When do I angle? Always. Angling is always in season for me. In all seasons I fish or think fish; each season makes its unique contribution, and there is no season of the year when I am not angling. If indeed the gods do not deduct, then surely I will be a Struldbrug. Yet sometimes in October I do not think angling. The lawful season has recently ended, I have neglected my far too numerous affairs grossly, my four children have begun school and are already cutting up, my wife trots out her winter repair list. It is a busy, mindless time. But it is good that my secret trouting life lie fallow-after one season, before another. I welcome the rest. Sometimes this period in October lasts as long as seven or even eight days. But by late October, never later than the twenty-third or twenty-fourth, the new season commences-humbly perhaps, but then there it is. Perhaps the office calendar will inaugurate the new year this year. Casually I may, on a blustery late-October afternoon, notice that there are only sixty-eight days left to the year: which means since the next is not a leap year, that there are exactly one hundred and fifty-eight days left until Opening Day. I have long since tabulated the exact ninety days from January first until April first. It is not the sort of fact one forgets. Or a catalog may arrive from one of the scores of mail-order houses that have me on their lists. I leave it on the corner of my desk for a day, two days, a full business week, and then one lunch hour chance to ruffle through its pages, looking at the fine bamboo rods with hallowed names like Orvis, Pezon et Michel, Payne, the Hardy and Farlow reels, the latest promises in fly lines, the interminable lists of flies, the sporting clothes. Yes, perhaps this year I shall buy me a Pezon et Michel instead of that tweedy suit my wife assures me I need, or a pair of russet suede brogues with cleated heels and fine felt soles. In my mind I buy the rod and receive it in the long oblong wooden box, unhouse it for the first time, flex it carefully in my living room. Then I am on the Willowemoc or the West Branch and I thread the line and affix the fly and the line is sailing out behind me and then looping frontward, and then it lies down softly and leader-straight on the water, inches from the steadily opening circles of a good brown steadily rising. Yes, there is every reason why I should buy a Pezon et Michel this year. And a pair of brogues. Or perhaps one evening after I have lit the fire, my wife may be talking wisely about one of the supreme themes of art, love, shopping, or politics, and she will notice that I am not there. "You're not at all interested in what I have to say about Baroque interiors," she says. "You know I am, Mari. I couldn't be more interested." "You didn't hear a word I said." "Frankly, I was thinking of something else. Something rather important, as a matter of fact." My wife looks at me for a long time. She is an artist, finely trained and acutely sensitive to appearances. Then she says, with benign solicitude-for herself or me, I cannot tell-"But it's only October." "My mind drifted," I say. "Not the Beaverkill! Already?" "No. To be absolutely truthful, I was not on the Beaverkill." "The West Branch of the Croydon? Fishing with Horse Coachmen?" "Croton. Hair Coachmen. Actually," (I mumble) "actually, I was on the Schoharie, and it was the time of the Hendricksons, and ..." And then she knows and I know and soon all my four children-who know everything-know, and then the fever smokes, ignites, and begins to flame forth with frightening intensity. I take every piece of equipment I own from my fishing closets. I unhouse and then wipe down my wispy Thomas and my study old Granger carefully. I check each guide for rust. I look for nicks in the finish. I line up the sections and note a slight set in the Thomas, which perhaps I can hang out by attaching to it one of my children's blocks and suspending them from the shower rod. (My children watch-amused or frightened.) I rub dirt out of the reel seat of the Thomas. I take apart my Hardy reel and oil it lightly. I toss out frayed and rotted tippet spools. I sit with my Granger for a half hour and think of the fifteen-inch brown I took with it on the Amawalk, with a marabou streamer fished deep into a riffled pool the previous April. From the bedroom my wife calls. I grumble unintelligibly and she calls again. I grumble again and continue my work: I rub clean the male ferrule of my Thomas and whistle into its mate. Then I dump all the thousands of my flies into a shoe box, all of them, and begin plucking them out one by one and checking for rust or bent wings or bruised tails; I hone points, weed out defectives, relacquer a few frayed head knots, and then place the survivors into new containers. I have numberless plastic boxes and metal boxes and aluminum boxes-some tiny, some vest-pocket size, some huge storage boxes. Each year I arrange my flies differently, seeking the best logic for their placement. Is the Coachman more valuable next to the Adams? Will I use the Quill Gordon more next year? Should all the midge flies go together? Only three Hendricksons left. Strange. I'll have to tie up a dozen. And some Red Quills. And four more No. 16 Hairwing Coachmen. And perhaps that parachute fly, in case I make the Battenkill with Frank. There is little genuine custom in the world today, and this is a consummate ritual: the feel of a Payne rod, its difference in firm backbone from a Leonard or a parabolic Pezon et Michel; the feel of a particular felt or tweed hat; those suede brogues with cleated heels and fine felt soles; the magic words "Beaverkill," "Willowemoc," "Au Sable," "Big Bend," and "trout" itself; the tying and repairing; the familiar technical talk, the stories. Fishing is not for wealthy men but for dreamers. Have I always had so serious a case? Practically. That is the safest answer I can give. Practically. I cannot remember a time when I was not tinkering with my equipment; I cannot remember a time when I did not think about fishing. And each item of tackle is charged with memories, which return each winter in triumphant clarity out of the opaque past: a particular fly recalls a matched hatch on the translucent Little Beaverkill near Lew Beach; a nick in my Thomas recalls a disastrous Father's Day weekend evening on the East Branch when I almost lost the rod and forfeited my married life. And the mangled handle on my Hardy reel summons that nightmarish fire that raged in on the crest of furious winds during the dead of winter, buffaloing up out of the stone church next door and doing its work quick and voracious as a fox on a chicken raid. I remember the policeman's light flicking through my little study. My fly-tying table-with all the hooks and hackles, threads, and bobbins-had been decimated. I had raced to the closet, its door seared through. With the borrowed flashlight I searched into the hollowed-out section of the wall. My vest, in which I had most of my working tackle, hung loosely from a wire hanger. It was almost burned away. On one side, several plastic boxes had been chewed through: the flies were all singed or destroyed; nothing could be saved there. Little items-like tippet spools, leader sink, fly dope, clippers, penlite, and extra leaders-could be replaced easily enough: they were all gone. My waders were a lump of melted rubber; my old wicker creel was a small black skeleton on a rear nail; an ancient felt hat was a mere bit of rag; several glass rods without cases had gone up; a fine old net that had always been there at the crucial moments was only a charred curved stick; and a whole shelf of storied angling knick-knacks had collapsed and lost itself in the wet, black debris on the floor. In a corner, the aluminum rod cases were roasted black (Frank Mele later got Jim Payne to check them out: they are no doubt the better for it). And in the debris I found the Hardy reel, its chamois case burned away, the fine floating line devoured, the plastic handle mutilated. And every Carlisle hook I ever see-long and impractical-recalls my first trout, my first fishing lie. My first angling experiences were in the lake that bordered the property my grandfather owned when the Laurel House in Haines Falls, New York, was his. At first no one gave me instruction or encouragement, I had no fishing buddies, and most adults in my world only attempted to dissuade me: they could only be considered the enemy. It was a small, heavily padded lake, little larger than a pond, and it contained only perch, shiners, punkinseeds, and pickerel. No bass. No trout. Invariably I fished with a long cane pole, cork bobber, string or length of gut, and snelled hook. Worms were my standby, though after a huge pickerel swiped at a small shiner I was diddling with, I used shiners for bait also, and caught a good number of reputable pickerel. One went a full four pounds and nearly caused my Aunt Blanche to leap into the lake when, after a momentous tug, it flopped near her feet; she was wearing open sandals. She screeched and I leaped toward her-to protect my fish.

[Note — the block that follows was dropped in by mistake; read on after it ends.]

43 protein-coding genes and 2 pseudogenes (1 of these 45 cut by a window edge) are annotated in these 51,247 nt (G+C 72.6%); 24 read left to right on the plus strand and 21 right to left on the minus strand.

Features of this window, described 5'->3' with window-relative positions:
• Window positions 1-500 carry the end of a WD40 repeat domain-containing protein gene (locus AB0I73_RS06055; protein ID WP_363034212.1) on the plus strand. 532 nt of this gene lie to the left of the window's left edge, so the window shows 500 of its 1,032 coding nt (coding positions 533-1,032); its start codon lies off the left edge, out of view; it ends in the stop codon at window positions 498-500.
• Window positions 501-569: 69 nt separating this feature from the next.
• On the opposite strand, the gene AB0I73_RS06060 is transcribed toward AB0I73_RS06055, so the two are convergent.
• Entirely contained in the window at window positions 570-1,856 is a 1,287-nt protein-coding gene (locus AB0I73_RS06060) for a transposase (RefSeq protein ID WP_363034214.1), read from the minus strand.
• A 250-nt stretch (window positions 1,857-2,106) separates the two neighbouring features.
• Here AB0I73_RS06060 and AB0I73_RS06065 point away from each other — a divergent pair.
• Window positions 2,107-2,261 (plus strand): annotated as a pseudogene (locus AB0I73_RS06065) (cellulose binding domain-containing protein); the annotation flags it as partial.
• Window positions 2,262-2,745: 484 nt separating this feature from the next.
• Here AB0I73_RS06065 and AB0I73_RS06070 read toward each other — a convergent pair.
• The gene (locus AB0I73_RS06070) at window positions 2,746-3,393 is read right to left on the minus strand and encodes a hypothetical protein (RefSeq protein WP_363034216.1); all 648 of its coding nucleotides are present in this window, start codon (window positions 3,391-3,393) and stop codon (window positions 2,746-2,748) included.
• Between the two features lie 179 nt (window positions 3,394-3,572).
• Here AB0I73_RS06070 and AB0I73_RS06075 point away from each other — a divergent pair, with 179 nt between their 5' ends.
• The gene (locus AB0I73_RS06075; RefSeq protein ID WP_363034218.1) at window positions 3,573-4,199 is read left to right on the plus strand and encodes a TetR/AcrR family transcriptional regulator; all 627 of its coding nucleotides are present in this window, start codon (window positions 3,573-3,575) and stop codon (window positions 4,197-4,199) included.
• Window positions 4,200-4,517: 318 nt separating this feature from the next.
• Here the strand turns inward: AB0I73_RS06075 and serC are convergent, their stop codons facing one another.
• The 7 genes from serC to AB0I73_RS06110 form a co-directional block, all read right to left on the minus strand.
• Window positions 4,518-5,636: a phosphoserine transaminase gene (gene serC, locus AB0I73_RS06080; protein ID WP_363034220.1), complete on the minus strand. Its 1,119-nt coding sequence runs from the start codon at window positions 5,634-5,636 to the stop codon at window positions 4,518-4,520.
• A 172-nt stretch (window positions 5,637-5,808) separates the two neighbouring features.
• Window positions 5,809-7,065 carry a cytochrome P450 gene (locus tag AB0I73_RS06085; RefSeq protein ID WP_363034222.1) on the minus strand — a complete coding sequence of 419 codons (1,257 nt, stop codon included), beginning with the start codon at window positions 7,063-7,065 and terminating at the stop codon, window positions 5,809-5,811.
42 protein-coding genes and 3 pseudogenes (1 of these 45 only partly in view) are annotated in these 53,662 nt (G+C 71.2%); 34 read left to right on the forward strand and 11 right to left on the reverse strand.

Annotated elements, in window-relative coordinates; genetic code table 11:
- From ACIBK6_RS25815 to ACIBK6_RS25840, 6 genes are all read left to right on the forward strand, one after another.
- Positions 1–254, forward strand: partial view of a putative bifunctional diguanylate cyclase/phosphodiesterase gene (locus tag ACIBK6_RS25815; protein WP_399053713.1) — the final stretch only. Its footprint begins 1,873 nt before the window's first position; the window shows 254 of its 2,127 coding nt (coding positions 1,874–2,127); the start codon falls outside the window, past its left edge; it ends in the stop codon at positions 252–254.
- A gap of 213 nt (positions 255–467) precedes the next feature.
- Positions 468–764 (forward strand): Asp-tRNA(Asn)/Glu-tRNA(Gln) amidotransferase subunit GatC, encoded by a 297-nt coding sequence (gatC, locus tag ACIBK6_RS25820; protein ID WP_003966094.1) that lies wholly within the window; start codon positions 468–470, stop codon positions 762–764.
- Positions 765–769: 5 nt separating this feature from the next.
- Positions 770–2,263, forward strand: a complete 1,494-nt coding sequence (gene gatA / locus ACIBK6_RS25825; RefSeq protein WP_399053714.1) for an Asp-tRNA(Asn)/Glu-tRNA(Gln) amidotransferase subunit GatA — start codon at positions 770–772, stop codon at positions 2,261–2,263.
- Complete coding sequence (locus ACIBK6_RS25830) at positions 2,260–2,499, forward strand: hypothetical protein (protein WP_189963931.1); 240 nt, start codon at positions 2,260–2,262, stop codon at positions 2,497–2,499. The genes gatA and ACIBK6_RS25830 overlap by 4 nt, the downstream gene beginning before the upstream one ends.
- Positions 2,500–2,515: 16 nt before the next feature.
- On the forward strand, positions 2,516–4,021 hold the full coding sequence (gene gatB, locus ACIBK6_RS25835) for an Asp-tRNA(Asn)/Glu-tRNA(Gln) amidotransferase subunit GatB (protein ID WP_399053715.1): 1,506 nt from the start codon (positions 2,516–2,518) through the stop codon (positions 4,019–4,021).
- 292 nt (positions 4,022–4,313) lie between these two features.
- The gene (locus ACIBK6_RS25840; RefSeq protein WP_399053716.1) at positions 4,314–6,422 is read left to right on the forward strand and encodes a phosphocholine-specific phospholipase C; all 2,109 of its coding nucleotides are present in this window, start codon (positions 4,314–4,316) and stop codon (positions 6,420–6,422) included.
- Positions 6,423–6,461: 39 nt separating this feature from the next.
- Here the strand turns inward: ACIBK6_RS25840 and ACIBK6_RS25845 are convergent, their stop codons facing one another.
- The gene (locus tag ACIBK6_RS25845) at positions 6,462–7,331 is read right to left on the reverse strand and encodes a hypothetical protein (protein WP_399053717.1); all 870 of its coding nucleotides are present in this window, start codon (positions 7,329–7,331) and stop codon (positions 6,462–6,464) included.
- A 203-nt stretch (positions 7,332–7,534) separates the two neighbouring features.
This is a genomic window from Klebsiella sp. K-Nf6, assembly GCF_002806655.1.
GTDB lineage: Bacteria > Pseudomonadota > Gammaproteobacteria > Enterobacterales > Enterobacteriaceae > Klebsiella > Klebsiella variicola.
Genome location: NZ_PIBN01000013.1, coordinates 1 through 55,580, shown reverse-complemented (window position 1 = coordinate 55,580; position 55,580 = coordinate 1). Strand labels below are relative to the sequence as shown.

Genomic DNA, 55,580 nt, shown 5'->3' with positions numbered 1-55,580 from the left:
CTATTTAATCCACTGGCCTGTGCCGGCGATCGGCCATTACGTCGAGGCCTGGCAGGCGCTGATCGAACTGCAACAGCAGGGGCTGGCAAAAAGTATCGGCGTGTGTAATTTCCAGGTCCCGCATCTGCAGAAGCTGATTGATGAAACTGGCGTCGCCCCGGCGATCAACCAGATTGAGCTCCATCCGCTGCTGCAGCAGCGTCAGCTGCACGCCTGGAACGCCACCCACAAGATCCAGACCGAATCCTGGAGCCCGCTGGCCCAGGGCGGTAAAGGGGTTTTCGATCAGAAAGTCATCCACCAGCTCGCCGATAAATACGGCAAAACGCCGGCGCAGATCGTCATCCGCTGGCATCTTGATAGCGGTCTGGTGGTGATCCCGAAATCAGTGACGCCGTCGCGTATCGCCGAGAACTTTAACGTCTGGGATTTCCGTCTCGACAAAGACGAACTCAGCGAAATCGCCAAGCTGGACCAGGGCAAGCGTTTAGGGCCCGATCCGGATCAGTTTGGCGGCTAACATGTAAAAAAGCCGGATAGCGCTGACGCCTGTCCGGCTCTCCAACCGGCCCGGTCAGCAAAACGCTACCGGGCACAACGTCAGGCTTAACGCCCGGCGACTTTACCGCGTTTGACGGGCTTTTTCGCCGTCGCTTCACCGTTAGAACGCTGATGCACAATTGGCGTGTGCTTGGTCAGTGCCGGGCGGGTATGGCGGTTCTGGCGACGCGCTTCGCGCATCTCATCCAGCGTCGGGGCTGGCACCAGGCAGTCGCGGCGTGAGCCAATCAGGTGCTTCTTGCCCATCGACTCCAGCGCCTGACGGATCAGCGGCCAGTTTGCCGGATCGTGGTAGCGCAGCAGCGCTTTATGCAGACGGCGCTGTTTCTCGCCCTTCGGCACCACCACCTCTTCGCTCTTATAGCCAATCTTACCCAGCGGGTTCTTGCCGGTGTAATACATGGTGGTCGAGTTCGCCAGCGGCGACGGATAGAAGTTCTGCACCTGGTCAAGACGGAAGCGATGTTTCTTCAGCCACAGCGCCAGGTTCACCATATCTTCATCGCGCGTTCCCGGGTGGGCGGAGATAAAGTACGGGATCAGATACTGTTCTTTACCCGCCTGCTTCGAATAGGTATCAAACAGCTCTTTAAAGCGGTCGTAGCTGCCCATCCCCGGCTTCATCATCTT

I also caught pickerel as they lay still in the quiet water below the dam and spillway. It was not beneath me to use devious methods; I was in those days cunning and resourceful and would lean far over the concrete dam to snare the pickerel with piano-wire loops. It took keen discipline to lower the wire at the end of a broomstick or willow sapling, down into the water behind the sticklike fish, slip it abruptly (or with impeccable slowness) forward to the gills, and yank. After the water spilled over at the dam it formed several pools in which I sometimes caught small perch, and then it meandered through swamp and woods until it met a clear spring creek; together they formed a rather sizable stream, which washed over the famous Kaaterskill Falls behind the Laurel House and down into the awesome cleft. Often I would hunt for crayfish, frogs, and newts, in one or another of the sections of the creek-and use them for such delightful purposes as frightening the deliciously frightenable little girls, some of whom were blood (if not spiritual) relations. One summer a comedian who later achieved some reputation as a double-talker elicited my aid in supplying him with small frogs and crayfish; it was the custom to have the cups turned down at the table settings in the huge dining room, and he would place my little creatures under the cups of those who would react most noticeably. They did. Chiefly, though, I released what I caught in a day or so, taking my best pleasure in the catching itself, in cupping my hand down quickly on a small stream frog, grasping a bullfrog firmly around its plump midsection, or trapping the elusive back-dancers as they scuttered from under upturned rocks in the creek bed. Barefoot in the creek, I often saw small brightly colored fish no more than four inches long, darting here and there. Their spots-bright red and gold and purple-and their soft bodies intrigued me, but they were too difficult to catch and too small to be worth my time. That is, until I saw the big one under the log in the long pool beneath a neglected wooden bridge far back in the woods.
Excerpted from Full Creel by Nick Lyons Copyright © 2000 by Nick Lyons. Excerpted by permission.